A Japanese organization called ispace was supposed to launch its Hakuto-R lunar lander on 30th November. But according to the recent report of ispace, the launch of the Hakuto-R lunar lander is postponed to 1st December. If this ispace’s mission is successful, the Hakuto-R lunar will be the first private spacecraft funded by a private organization to land on the lunar surface.
According to ispace, the lander would touch down in the Atlas Crater by April 2023 on the visible side of the moon. Hakuto-R was one of the five finalists of the international Google Lunar XPrize competition, which was a challenge to land a rover on the moon before a 2018 deadline.
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However, Hakuto-R is not the first spacecraft to enter the lunar surface. In 2019, the Israeli organization, SpaceIL attempted to enter the lunar surface but could not land successfully. SpaceIL experienced a fatal engine flaw and crashed into the lunar surface during the landing attempt.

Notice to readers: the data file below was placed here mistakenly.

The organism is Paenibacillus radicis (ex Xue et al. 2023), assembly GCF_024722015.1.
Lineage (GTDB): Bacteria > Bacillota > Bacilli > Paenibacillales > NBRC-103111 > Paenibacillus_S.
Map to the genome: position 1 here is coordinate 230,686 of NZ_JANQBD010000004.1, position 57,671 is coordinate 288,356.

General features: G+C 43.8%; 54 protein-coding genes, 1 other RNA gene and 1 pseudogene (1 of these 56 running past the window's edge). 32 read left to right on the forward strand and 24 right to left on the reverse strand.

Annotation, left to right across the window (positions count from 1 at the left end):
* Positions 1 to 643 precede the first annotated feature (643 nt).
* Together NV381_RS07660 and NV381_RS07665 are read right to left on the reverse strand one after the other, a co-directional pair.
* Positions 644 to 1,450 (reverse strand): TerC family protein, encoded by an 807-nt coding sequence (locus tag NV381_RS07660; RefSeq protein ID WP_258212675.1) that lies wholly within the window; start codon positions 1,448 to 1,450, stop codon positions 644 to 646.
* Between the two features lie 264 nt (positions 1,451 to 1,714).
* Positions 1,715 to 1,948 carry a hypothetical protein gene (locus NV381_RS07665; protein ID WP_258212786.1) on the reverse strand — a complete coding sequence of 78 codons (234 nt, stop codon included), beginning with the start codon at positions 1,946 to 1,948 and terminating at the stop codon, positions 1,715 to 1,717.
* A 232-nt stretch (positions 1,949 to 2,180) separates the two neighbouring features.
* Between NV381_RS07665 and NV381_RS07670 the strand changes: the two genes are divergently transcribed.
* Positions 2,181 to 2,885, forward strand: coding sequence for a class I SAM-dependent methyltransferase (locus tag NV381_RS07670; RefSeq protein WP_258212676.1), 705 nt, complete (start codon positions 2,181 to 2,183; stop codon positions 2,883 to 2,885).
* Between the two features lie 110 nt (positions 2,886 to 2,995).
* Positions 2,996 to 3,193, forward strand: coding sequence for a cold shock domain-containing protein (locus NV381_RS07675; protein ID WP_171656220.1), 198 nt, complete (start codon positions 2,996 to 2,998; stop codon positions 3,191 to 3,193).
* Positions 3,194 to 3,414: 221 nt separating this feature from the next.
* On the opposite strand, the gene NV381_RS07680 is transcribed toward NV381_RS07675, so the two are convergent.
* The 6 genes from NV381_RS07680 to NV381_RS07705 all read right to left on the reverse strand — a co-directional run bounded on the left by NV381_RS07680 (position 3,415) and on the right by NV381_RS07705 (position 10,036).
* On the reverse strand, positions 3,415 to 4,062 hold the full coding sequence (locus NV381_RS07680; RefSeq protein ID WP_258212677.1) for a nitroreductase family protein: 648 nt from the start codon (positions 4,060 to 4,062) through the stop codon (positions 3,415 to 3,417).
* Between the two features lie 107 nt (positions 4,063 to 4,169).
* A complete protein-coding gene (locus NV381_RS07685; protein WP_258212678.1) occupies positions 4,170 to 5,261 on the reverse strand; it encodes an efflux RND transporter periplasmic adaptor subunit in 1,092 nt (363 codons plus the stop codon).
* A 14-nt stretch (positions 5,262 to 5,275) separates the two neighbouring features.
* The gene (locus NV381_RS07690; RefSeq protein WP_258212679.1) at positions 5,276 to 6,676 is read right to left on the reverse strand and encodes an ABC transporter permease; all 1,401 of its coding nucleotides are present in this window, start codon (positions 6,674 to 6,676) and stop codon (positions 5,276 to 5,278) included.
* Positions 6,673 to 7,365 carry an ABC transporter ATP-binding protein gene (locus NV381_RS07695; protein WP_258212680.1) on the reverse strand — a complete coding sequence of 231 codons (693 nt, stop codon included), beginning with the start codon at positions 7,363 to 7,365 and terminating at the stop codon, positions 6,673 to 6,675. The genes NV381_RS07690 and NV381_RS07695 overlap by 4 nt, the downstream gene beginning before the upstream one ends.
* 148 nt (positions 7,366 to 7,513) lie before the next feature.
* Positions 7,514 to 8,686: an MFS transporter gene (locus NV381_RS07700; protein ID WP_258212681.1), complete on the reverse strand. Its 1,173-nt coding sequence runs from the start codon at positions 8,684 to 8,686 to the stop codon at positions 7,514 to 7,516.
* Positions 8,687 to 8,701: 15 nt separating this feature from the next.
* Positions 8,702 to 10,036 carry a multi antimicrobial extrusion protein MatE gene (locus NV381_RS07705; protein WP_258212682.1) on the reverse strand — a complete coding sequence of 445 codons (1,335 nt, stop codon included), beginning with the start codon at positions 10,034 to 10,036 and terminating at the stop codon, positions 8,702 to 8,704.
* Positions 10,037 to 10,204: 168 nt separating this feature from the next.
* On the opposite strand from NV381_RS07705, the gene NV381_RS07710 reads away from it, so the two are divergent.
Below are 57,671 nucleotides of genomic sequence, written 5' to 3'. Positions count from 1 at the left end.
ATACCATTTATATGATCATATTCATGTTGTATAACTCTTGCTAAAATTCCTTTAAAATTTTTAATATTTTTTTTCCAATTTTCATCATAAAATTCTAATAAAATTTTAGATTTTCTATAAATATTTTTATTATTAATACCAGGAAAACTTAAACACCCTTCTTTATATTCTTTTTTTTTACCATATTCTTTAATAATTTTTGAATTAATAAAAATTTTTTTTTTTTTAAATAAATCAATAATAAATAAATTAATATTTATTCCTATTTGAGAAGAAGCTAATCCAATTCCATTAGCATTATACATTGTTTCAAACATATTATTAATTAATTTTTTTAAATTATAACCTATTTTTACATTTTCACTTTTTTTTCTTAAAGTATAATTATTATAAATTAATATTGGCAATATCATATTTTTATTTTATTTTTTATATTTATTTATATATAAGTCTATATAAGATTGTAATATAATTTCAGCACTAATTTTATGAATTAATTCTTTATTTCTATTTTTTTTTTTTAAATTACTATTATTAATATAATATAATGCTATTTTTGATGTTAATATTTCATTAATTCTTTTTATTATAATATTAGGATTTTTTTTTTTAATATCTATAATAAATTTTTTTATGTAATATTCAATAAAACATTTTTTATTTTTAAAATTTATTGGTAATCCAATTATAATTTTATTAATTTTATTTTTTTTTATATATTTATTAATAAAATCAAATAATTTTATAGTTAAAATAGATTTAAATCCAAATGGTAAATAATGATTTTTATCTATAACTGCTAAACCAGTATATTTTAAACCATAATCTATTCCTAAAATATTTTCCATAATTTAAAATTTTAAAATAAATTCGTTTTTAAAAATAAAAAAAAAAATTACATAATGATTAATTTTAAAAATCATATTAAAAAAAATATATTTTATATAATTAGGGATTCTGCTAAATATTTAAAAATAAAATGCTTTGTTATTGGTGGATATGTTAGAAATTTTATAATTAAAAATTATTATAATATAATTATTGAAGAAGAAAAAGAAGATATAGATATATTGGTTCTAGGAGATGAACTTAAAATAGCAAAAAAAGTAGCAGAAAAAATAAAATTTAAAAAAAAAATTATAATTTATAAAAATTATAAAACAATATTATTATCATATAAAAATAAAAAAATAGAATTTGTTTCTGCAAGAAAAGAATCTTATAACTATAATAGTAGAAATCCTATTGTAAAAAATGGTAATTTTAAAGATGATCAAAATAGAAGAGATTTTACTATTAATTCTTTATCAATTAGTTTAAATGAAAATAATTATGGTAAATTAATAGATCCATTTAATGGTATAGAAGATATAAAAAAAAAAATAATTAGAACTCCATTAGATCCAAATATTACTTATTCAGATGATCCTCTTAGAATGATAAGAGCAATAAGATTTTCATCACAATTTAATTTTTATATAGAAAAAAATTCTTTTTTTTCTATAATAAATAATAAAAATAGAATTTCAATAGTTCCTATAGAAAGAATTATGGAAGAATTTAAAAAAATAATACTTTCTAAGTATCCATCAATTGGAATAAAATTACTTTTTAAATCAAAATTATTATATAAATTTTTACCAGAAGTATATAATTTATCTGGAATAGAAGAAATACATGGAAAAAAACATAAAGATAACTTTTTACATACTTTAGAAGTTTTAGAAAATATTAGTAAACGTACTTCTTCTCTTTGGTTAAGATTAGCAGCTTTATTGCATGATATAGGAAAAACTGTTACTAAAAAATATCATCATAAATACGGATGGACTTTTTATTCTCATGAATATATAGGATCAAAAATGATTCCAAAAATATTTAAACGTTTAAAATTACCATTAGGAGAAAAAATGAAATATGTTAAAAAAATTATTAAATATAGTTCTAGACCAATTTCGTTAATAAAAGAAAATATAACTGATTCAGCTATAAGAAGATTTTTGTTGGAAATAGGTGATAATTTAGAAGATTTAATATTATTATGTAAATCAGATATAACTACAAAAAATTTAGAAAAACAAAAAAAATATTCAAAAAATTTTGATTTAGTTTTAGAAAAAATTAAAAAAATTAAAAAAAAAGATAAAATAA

Takeshi Hakamada, the CEO of ispace mentioned that they would like to position Ispace as an international bridge between the US and other countries. ispace now has contracts with NASA and the European Space Agency for upcoming missions to land on the moon and gather lunar water and dust samples.
ispace’s first mission, M-1, is to launch a SpaceX Falcon 9 rocket from Cape Canaveral, Florida. The lander will be carrying a small rover for the United Arab Emirates’s Mohammad Bin Rashid Space Center, a miniature two-wheeler robot for the Japan Aerospace Exploration Agency (JAXA), a camera, and a flight computer prototype for Canadian companies. If Ispace succeeds, it would be the first craft from Japan and United Arabs to visit the lunar surface.